By Oliver Imhof
Abdul Hamid Dbeibah and Mohammad Menfi will lead country blighted by years of conflict into elections.
Libya’s rival political factions agreed to form a transitional government on February 5th, further cementing a June ceasefire meant to end the country’s civil war.
After a lengthy UN-mediated process, the 73 delegates of the Libyan Political Dialogue Forum (LPDF) voted for Mohammad Menfi as head of the Presidency Council; Abdul Hamid Dbeibah as Prime Minister; and Mossa Al-Koni and Abdullah Hussein Al-Lafi as members of the Presidency Council. They will lead the country until full elections, scheduled for December.
The list had support from across the divided nation. Menfi, a former General National Congress member, enjoys support in the country’s East while Dbeibah, a powerful businessman from Misrata – as well as Al-Lafi – represent Libya’s West. Al-Koni comes from the sparsely populated South.
During the talks in Geneva, Menfi’s list surprised many observers by beating an alternative list – headed by current Minister of Interior Fathi Bashaga and Head of the House of Representatives Aqila Saleh – by 39 to 34 votes. The two lists had won most votes in the first round among an initial four slates.
Little known about new government’s plans
Libya has seen 10 years of on-and-off civil war since the overthrow of longtime dictator Muammar Gaddafi in 2011.
In June 2020, all sides agreed a ceasefire deal after years of fighting, and the new administration will be tasked with implementing it.
However little is known about the new interim government’s policy plans as no concrete proposals have so far been presented, analysts said.
Among many challenges are the disarmament of militias, and the withdrawal of foreign fighters from Libya. Foreign support played a significant role in recent stages of the civil war, with the United Arab Emirates backing general Khalifa Haftar and his Libyan National Army, and Turkey supporting the Tripoli-based Government of National Accord.
Besides the political dialogue continuing in Libya, a new constitution has to be drafted and common financial and economic institutions built. The process is supposed to end with fresh general elections on December 24th this year.
The LPDF marks a return to negotiations between parties, many of whom had been only recently been locked in bitter conflict.
“For the first time in years we are witnessing a (commitment) to political progress by all parties instead of moving to an armed conflict,” a UN source familiar with the dialogue told Airwars. “This is the first fruitful outcome from the whole process.”
General Haftar, head of the Libyan National Army which tried to seize control of Tripoli in 2019, had unsuccessfully sought to block the process, the UN source said.
Muslim Brotherhood-backed militias also opposed the dialogue and tried to disrupt it at various points, the source claimed.
Another issue of concern is appeasing international sponsors of a conflict in which at least 788 civilians have been killed since 2012 through air and artillery strikes, according to Airwars data.
“Turkey wants something out of that deal – the gas agreement, a joint venture for the Mediterranean,” the UN source says.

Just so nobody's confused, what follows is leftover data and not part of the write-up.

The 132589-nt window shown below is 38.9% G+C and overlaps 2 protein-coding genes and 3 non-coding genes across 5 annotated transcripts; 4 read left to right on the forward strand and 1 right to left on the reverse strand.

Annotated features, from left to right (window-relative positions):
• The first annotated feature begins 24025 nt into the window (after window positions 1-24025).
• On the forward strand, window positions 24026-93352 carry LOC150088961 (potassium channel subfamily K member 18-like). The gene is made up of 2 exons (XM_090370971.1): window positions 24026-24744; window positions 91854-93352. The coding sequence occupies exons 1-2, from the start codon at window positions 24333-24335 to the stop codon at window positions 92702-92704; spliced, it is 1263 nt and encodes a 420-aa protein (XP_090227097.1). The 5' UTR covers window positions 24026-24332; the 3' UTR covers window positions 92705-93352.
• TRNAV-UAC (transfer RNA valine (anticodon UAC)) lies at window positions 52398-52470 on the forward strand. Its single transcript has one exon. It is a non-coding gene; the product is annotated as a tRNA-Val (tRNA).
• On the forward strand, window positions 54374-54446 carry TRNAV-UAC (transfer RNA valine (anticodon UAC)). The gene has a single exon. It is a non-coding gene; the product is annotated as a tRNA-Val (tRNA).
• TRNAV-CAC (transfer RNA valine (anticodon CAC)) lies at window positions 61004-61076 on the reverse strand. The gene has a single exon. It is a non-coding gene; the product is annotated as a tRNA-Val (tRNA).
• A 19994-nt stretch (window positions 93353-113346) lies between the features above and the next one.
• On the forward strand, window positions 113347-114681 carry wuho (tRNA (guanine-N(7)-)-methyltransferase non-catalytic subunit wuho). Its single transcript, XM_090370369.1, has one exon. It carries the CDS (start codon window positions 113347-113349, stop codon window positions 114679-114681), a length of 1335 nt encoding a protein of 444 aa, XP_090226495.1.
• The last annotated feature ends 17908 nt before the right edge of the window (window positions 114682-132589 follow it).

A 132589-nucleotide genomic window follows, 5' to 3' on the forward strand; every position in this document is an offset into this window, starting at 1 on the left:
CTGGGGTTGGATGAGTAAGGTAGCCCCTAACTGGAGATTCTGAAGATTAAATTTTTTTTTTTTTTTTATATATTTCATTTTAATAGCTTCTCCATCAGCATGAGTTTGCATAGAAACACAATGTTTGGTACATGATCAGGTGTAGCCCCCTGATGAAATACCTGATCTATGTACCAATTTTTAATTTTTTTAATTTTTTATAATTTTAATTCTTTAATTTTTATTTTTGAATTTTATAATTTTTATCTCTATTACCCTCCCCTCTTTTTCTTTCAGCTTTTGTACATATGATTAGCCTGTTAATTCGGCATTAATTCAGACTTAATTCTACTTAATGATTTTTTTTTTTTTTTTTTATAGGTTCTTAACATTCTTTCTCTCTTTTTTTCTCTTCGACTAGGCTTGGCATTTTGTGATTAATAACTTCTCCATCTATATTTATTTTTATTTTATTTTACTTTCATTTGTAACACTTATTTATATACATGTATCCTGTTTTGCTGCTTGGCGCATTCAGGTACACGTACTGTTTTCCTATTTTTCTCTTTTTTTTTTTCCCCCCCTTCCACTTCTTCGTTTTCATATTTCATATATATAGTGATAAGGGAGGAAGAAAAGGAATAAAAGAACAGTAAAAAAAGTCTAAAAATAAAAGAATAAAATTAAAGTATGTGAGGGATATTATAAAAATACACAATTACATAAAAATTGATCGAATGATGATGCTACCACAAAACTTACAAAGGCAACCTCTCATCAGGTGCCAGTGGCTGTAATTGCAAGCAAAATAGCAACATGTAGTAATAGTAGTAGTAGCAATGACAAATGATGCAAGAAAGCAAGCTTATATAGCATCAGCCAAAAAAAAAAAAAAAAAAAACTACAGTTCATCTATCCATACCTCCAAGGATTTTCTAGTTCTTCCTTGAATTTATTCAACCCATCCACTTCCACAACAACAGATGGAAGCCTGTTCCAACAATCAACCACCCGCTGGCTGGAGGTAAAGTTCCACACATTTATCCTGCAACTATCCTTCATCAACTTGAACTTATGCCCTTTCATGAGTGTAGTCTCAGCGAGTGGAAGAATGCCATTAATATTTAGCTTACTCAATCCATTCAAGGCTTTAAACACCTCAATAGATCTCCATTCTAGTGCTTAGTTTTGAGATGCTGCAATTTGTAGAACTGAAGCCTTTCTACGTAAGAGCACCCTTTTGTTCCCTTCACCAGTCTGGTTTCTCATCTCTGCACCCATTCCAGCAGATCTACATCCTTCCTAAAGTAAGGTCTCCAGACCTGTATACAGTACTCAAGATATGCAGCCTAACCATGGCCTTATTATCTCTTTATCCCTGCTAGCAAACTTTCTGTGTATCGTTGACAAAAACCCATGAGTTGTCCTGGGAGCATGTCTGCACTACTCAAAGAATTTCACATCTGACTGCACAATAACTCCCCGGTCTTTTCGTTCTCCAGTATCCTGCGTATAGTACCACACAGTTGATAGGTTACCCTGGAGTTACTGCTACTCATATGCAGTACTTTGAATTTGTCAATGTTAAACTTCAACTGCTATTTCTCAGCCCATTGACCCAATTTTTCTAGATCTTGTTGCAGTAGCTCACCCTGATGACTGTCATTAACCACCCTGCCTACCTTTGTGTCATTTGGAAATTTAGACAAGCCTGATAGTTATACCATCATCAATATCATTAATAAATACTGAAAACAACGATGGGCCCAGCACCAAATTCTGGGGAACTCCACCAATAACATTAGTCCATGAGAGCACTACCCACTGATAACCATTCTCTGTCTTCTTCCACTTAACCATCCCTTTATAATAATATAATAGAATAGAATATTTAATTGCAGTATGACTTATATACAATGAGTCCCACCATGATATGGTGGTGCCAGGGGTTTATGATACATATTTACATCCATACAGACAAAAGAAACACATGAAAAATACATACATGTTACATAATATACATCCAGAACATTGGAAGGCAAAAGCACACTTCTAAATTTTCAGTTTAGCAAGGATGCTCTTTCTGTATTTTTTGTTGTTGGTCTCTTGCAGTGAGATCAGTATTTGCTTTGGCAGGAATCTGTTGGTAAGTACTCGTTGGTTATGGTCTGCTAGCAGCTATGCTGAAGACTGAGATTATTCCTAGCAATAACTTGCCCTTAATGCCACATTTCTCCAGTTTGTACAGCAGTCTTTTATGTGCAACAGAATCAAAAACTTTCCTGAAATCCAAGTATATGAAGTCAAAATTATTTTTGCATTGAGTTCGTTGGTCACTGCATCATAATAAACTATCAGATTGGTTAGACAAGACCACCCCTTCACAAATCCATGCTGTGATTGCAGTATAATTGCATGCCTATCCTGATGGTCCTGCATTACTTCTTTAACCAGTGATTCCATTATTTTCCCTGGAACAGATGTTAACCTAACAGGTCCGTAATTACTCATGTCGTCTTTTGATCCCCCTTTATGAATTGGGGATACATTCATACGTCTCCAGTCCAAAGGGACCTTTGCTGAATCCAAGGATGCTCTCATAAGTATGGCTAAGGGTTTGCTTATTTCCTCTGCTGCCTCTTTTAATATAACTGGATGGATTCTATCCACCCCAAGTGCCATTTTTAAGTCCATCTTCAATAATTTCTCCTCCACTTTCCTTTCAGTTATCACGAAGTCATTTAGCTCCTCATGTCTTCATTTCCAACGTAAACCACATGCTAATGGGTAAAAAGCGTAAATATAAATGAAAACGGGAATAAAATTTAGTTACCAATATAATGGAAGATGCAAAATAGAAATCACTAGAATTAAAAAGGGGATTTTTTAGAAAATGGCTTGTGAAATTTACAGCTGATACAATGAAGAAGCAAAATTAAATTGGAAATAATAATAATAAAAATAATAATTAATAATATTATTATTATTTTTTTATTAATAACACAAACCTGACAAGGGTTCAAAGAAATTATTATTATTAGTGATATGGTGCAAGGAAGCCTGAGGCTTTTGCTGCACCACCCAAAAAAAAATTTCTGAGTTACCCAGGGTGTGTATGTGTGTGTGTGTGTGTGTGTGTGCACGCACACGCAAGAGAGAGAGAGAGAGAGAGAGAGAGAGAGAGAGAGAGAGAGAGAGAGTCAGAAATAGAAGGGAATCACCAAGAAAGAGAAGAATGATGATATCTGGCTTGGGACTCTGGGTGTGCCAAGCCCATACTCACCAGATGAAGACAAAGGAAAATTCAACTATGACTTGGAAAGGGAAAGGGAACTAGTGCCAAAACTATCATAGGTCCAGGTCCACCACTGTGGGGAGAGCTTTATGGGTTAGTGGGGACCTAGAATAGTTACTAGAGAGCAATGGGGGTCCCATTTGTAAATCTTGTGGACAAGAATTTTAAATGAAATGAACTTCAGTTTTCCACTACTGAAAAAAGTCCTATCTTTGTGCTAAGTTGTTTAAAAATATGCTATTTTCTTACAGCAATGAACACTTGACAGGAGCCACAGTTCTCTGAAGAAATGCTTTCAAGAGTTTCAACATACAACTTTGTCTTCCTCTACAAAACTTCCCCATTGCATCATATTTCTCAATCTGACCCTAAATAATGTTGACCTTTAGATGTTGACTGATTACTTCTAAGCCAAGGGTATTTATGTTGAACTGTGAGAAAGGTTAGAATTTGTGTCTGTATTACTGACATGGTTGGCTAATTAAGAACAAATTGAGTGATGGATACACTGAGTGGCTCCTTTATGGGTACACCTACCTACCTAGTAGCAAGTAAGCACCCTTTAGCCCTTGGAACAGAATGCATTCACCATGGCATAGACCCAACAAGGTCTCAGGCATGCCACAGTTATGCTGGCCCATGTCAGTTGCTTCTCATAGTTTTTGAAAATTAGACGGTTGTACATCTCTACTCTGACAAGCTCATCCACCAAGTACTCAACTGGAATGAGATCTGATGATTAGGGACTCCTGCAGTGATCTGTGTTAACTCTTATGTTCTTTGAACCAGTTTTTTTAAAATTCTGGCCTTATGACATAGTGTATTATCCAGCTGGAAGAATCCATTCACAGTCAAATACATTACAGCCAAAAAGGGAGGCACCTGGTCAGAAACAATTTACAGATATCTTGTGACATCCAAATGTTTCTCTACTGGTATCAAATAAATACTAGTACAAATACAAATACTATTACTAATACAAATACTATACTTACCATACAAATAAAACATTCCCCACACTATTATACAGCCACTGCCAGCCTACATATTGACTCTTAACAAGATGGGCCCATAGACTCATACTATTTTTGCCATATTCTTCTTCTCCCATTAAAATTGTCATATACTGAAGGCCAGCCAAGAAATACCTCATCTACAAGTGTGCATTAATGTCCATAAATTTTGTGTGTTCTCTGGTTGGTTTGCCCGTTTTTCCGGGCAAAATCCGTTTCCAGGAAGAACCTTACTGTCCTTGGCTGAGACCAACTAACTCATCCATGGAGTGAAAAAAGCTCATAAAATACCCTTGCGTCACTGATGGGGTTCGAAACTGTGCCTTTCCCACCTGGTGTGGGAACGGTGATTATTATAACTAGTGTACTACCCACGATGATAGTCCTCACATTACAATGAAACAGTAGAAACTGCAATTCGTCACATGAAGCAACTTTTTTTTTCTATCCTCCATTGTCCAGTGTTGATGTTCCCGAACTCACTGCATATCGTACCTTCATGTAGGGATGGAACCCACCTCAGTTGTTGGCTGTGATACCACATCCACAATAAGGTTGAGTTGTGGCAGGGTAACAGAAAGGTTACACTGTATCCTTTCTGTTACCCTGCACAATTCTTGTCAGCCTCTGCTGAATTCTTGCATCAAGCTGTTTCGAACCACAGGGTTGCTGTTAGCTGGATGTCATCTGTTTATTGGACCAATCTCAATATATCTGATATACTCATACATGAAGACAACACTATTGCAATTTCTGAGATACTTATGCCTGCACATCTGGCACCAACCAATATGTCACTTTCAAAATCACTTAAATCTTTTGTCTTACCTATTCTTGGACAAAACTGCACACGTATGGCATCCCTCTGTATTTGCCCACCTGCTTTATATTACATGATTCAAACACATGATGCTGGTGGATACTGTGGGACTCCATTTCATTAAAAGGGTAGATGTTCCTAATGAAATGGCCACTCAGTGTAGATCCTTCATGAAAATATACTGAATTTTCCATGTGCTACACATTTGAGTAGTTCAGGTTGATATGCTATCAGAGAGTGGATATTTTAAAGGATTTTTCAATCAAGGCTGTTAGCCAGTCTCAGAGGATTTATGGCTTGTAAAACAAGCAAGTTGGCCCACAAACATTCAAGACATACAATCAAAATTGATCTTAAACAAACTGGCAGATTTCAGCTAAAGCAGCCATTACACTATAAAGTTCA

Other foreign players are likely to block any such deal, which would give Turkey extensive drilling rights in the Eastern Mediterranean.
Alleged corruption and limited influence
Commentators said massive challenges remain – and questioned the potential effectiveness of the new government.
Tarek Megerisi, Policy Fellow at the European Council on Foreign Relations, said the dialogue was designed to bring all parties together, and to do so had helped to avoid confrontation.
“The process was engineered to ensure it produced something, rather than try to solve any of the underlying drivers of fragmentation and conflict,” he said. “So I don’t expect this government to be unifying, pacifying or very interested in repairing the various failures of the state over the last 10 years.”
Prime Minister Abdul Hamid Dbeibah has faced questions over his suitability for the role, with some critics highlighting allegations of corruption against him during his time leading a construction unit in the former Gaddafi government.
“The figures [in the new government] are perhaps less controversial than the alternative ones were – except for (Dbeibah) who is a bit more polarising,” said Emadeddin Badi, Senior Fellow at the Atlantic Council.
There are also questions over the limited territorial influence of the new government due to Libya’s highly localised politics. Even though the new leaders enjoy social ties and patronage networks in Libya, they may be comparatively little known among the wider population.
So far the new administration has not presented any concrete plans about what to do with local militias and foreign fighters.
“Quick calls of support from the Ministers of Defence and Interior suggest that there is an expectation that the work done with Turkey to reconstruct western Libya’s security services will continue. Although the question of what to do with Tripoli’s militias and how Haftar will react hangs ominously over this,” Megerisi said.
The election is only an initial step that will hopefully lead to a more peaceful future for a nation exhausted by years of fighting. The United Nations Security Council has now requested ceasefire monitors, but it remains to be seen if the ongoing ceasefire can be transformed into effective political dialogue.
“We’ll be watching those you have selected to make sure they truly go back to the Libyan people on December 24 of this year to democratically elect Libya’s representatives and political leadership,” UN acting special representative Stephanie Williams said.